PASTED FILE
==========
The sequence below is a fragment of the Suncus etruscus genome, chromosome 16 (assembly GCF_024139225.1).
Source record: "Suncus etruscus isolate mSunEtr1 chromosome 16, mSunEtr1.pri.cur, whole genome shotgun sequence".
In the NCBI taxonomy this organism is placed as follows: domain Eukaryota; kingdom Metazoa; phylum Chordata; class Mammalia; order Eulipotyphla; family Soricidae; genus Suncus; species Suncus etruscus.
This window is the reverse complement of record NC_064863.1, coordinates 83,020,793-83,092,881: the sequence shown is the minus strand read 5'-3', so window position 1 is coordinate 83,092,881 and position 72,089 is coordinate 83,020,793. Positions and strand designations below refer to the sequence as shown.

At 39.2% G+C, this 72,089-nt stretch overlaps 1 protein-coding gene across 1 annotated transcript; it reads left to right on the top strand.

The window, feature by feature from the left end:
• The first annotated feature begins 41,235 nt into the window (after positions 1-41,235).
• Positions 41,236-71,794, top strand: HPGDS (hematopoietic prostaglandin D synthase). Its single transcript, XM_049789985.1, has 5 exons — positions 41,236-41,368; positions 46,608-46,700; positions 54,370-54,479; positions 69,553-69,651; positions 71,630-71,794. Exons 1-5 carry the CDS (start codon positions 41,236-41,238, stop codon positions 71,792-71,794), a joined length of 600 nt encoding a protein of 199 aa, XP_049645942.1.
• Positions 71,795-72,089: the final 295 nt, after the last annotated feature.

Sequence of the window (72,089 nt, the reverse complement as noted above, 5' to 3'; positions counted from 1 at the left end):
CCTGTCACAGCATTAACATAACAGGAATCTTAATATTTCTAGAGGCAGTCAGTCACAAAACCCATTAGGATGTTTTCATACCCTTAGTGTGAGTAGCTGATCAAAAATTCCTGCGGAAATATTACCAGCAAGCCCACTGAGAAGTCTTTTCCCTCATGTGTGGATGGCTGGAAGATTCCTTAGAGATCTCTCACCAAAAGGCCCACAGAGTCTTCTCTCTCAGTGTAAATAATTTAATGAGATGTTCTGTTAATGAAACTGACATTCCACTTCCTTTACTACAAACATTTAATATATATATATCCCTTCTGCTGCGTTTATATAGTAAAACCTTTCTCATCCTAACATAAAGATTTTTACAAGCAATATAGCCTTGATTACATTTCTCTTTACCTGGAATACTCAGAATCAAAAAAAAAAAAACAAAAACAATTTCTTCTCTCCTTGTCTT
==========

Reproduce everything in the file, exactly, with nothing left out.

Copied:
The sequence below is a fragment of the Suncus etruscus genome, chromosome 16 (assembly GCF_024139225.1).
Source record: "Suncus etruscus isolate mSunEtr1 chromosome 16, mSunEtr1.pri.cur, whole genome shotgun sequence".
In the NCBI taxonomy this organism is placed as follows: domain Eukaryota; kingdom Metazoa; phylum Chordata; class Mammalia; order Eulipotyphla; family Soricidae; genus Suncus; species Suncus etruscus.
This window is the reverse complement of record NC_064863.1, coordinates 83,020,793-83,092,881: the sequence shown is the minus strand read 5'-3', so window position 1 is coordinate 83,092,881 and position 72,089 is coordinate 83,020,793. Positions and strand designations below refer to the sequence as shown.

At 39.2% G+C, this 72,089-nt stretch overlaps 1 protein-coding gene across 1 annotated transcript; it reads left to right on the top strand.

The window, feature by feature from the left end:
• The first annotated feature begins 41,235 nt into the window (after positions 1-41,235).
• Positions 41,236-71,794, top strand: HPGDS (hematopoietic prostaglandin D synthase). Its single transcript, XM_049789985.1, has 5 exons — positions 41,236-41,368; positions 46,608-46,700; positions 54,370-54,479; positions 69,553-69,651; positions 71,630-71,794. Exons 1-5 carry the CDS (start codon positions 41,236-41,238, stop codon positions 71,792-71,794), a joined length of 600 nt encoding a protein of 199 aa, XP_049645942.1.
• Positions 71,795-72,089: the final 295 nt, after the last annotated feature.

Sequence of the window (72,089 nt, the reverse complement as noted above, 5' to 3'; positions counted from 1 at the left end):
CCTGTCACAGCATTAACATAACAGGAATCTTAATATTTCTAGAGGCAGTCAGTCACAAAACCCATTAGGATGTTTTCATACCCTTAGTGTGAGTAGCTGATCAAAAATTCCTGCGGAAATATTACCAGCAAGCCCACTGAGAAGTCTTTTCCCTCATGTGTGGATGGCTGGAAGATTCCTTAGAGATCTCTCACCAAAAGGCCCACAGAGTCTTCTCTCTCAGTGTAAATAATTTAATGAGATGTTCTGTTAATGAAACTGACATTCCACTTCCTTTACTACAAACATTTAATATATATATATCCCTTCTGCTGCGTTTATATAGTAAAACCTTTCTCATCCTAACATAAAGATTTTTACAAGCAATATAGCCTTGATTACATTTCTCTTTACCTGGAATACTCAGAATCAAAAAAAAAAAAACAAAAACAATTTCTTCTCTCCTTGTCTT